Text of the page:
Skip to main content

Atoms in wonderland

Buy Article:

$53.17 plus tax (Refund Policy)

Abstract:

This paper examines the representation of atomic science in Britain in museums, exhibitions, and print in the period 1945-1960. Due to postwar shortages, authors and publicists initially relied more on the written text than on visual representation. Underlying much writing was the idea of the "intelligent layman," which formed a shorthand way of conceptualizing the non-specialist reading public, and accounts for much of the approach and tone of writing. The paper then examines the constraints of presenting atomic science in the Science Museum, London, and the 1951 Festival of Britain, as well as a range of publications for the wider market. These include the official publications of the UK Atomic Energy Authority, the enthusiastic output of the Institute of Atomic Information for the Layman, as well as works such as George Gamow's Mr. Tompkins in Wonderland. The use of images from Alice in Wonderland is examined as recurring motif for presenting an optimistic view of the benign potential of atomic science.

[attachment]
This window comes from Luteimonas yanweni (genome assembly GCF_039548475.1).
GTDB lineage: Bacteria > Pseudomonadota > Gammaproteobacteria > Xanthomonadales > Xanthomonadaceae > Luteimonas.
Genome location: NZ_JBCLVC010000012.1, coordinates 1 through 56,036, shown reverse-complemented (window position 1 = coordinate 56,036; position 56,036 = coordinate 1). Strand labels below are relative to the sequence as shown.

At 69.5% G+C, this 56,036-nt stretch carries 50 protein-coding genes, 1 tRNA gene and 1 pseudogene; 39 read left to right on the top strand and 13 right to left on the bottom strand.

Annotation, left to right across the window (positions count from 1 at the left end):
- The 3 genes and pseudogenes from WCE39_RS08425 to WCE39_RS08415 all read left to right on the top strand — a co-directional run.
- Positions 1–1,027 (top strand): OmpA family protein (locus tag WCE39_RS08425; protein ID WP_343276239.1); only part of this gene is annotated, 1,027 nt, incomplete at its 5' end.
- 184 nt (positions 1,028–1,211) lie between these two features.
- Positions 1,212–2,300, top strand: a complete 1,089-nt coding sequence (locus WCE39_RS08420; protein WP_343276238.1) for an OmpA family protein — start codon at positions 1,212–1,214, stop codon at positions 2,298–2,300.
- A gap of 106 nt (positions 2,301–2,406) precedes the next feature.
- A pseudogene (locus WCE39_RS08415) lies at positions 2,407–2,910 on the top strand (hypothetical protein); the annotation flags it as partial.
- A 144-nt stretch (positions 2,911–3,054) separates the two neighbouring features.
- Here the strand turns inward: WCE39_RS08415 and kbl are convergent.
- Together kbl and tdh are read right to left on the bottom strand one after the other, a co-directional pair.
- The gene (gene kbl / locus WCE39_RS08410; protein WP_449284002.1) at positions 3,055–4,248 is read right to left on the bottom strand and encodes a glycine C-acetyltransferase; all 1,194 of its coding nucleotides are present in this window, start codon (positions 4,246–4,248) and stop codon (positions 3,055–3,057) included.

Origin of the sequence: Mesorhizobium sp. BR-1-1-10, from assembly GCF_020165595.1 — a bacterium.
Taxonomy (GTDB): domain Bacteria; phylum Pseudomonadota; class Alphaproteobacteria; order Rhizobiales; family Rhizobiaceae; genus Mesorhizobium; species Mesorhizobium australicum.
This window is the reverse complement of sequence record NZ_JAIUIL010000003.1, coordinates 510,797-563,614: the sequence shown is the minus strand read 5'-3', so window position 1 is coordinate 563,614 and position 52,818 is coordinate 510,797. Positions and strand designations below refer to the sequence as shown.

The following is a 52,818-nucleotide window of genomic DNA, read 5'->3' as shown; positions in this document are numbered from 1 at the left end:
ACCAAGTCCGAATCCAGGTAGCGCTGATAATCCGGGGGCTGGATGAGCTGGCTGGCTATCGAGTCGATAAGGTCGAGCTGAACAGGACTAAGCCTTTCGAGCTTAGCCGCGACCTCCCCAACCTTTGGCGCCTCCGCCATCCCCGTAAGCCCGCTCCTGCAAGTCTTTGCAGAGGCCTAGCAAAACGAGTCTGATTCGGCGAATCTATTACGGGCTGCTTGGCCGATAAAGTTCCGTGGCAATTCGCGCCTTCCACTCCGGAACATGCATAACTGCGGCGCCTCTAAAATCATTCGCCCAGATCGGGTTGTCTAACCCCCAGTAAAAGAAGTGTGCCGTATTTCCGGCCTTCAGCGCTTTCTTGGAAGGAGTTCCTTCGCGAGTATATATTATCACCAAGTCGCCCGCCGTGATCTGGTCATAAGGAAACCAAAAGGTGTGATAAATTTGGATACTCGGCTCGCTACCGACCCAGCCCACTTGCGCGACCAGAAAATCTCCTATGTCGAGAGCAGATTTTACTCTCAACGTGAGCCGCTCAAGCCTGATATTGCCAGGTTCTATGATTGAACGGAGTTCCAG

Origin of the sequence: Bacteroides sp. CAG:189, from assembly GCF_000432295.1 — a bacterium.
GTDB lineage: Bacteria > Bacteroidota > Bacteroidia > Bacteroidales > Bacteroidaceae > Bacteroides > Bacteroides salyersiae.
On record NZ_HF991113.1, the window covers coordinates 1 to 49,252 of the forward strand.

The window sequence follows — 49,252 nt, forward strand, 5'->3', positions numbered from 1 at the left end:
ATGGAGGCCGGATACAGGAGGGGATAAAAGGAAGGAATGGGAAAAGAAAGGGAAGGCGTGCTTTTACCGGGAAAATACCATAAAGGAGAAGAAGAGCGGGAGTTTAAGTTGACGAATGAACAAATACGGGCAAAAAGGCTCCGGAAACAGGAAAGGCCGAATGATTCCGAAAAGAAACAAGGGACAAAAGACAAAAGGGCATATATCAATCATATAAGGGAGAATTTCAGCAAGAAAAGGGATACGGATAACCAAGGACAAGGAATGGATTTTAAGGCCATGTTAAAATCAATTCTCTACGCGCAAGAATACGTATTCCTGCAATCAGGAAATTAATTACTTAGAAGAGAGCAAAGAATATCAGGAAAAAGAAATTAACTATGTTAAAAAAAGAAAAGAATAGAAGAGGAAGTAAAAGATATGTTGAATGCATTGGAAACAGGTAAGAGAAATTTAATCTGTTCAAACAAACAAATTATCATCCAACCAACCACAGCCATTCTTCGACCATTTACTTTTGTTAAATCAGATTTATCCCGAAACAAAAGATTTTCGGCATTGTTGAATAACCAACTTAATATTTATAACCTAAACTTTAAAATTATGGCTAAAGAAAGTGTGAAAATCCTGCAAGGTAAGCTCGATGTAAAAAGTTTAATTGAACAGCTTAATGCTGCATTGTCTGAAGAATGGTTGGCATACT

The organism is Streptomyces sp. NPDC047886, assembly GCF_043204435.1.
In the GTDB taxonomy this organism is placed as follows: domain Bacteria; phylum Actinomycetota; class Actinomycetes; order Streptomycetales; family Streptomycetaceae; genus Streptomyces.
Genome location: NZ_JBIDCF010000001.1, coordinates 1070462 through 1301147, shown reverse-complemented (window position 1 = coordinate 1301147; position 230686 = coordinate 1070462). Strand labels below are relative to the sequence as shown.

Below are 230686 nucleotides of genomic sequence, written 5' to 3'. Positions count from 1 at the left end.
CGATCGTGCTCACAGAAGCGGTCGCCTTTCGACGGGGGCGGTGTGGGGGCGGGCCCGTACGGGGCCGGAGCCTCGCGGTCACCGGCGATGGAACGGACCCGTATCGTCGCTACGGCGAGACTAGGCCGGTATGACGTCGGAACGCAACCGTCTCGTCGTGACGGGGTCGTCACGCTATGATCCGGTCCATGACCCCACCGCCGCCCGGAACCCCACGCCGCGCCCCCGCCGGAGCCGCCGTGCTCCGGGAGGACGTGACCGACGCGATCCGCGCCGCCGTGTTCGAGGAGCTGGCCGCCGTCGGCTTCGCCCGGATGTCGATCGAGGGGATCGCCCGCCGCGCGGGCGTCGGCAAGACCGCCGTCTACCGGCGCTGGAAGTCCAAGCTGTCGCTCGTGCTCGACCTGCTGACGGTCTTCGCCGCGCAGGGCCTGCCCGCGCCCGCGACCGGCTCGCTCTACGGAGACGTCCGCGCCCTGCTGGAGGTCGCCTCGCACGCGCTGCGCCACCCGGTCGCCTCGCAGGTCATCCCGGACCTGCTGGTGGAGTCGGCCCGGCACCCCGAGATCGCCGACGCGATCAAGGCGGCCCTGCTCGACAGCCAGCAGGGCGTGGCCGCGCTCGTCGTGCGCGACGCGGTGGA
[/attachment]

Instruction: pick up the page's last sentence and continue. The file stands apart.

Keywords: Atoms; Exhibitions; Images; Museums; Popularization

Document Type: Research Article

DOI: https://doi.org/10.1080/0734151032000123936

Affiliations: School of Arts and Media, University of Teesside, Middlesbrough TS1 3BA, UK

Publication date: 2003-09-01

More about this publication?
  • Access Key
  • Free ContentFree content
  • Partial Free ContentPartial Free content
  • New ContentNew content
  • Open Access ContentOpen access content
  • Partial Open Access ContentPartial Open access content
  • Subscribed ContentSubscribed content
  • Partial Subscribed ContentPartial Subscribed content
  • Free Trial ContentFree trial content
Cookie Policy
X
Cookie Policy
Ingenta Connect website makes use of cookies so as to keep track of data that you have filled in. I am Happy with this Find out more